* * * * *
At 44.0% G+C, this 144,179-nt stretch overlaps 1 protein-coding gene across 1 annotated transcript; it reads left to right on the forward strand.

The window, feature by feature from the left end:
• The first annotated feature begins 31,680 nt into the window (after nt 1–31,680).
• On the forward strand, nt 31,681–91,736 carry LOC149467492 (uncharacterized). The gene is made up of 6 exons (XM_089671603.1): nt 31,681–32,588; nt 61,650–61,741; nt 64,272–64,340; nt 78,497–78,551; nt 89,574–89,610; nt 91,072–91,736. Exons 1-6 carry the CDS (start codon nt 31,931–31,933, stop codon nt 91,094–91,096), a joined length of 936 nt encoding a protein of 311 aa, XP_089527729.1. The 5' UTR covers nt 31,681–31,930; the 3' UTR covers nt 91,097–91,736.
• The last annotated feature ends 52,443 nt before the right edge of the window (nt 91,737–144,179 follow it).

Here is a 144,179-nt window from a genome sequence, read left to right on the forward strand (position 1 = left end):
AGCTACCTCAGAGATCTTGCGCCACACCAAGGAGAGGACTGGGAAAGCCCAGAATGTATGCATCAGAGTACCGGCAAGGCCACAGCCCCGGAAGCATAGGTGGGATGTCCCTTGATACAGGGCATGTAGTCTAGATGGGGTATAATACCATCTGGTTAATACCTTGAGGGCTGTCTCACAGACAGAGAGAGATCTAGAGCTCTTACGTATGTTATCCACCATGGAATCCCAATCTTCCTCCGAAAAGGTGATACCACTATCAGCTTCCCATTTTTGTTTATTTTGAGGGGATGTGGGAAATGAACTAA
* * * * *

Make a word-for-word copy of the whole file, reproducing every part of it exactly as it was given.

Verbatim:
At 44.0% G+C, this 144,179-nt stretch overlaps 1 protein-coding gene across 1 annotated transcript; it reads left to right on the forward strand.

The window, feature by feature from the left end:
• The first annotated feature begins 31,680 nt into the window (after nt 1–31,680).
• On the forward strand, nt 31,681–91,736 carry LOC149467492 (uncharacterized). The gene is made up of 6 exons (XM_089671603.1): nt 31,681–32,588; nt 61,650–61,741; nt 64,272–64,340; nt 78,497–78,551; nt 89,574–89,610; nt 91,072–91,736. Exons 1-6 carry the CDS (start codon nt 31,931–31,933, stop codon nt 91,094–91,096), a joined length of 936 nt encoding a protein of 311 aa, XP_089527729.1. The 5' UTR covers nt 31,681–31,930; the 3' UTR covers nt 91,097–91,736.
• The last annotated feature ends 52,443 nt before the right edge of the window (nt 91,737–144,179 follow it).

Here is a 144,179-nt window from a genome sequence, read left to right on the forward strand (position 1 = left end):
AGCTACCTCAGAGATCTTGCGCCACACCAAGGAGAGGACTGGGAAAGCCCAGAATGTATGCATCAGAGTACCGGCAAGGCCACAGCCCCGGAAGCATAGGTGGGATGTCCCTTGATACAGGGCATGTAGTCTAGATGGGGTATAATACCATCTGGTTAATACCTTGAGGGCTGTCTCACAGACAGAGAGAGATCTAGAGCTCTTACGTATGTTATCCACCATGGAATCCCAATCTTCCTCCGAAAAGGTGATACCACTATCAGCTTCCCATTTTTGTTTATTTTGAGGGGATGTGGGAAATGAACTAA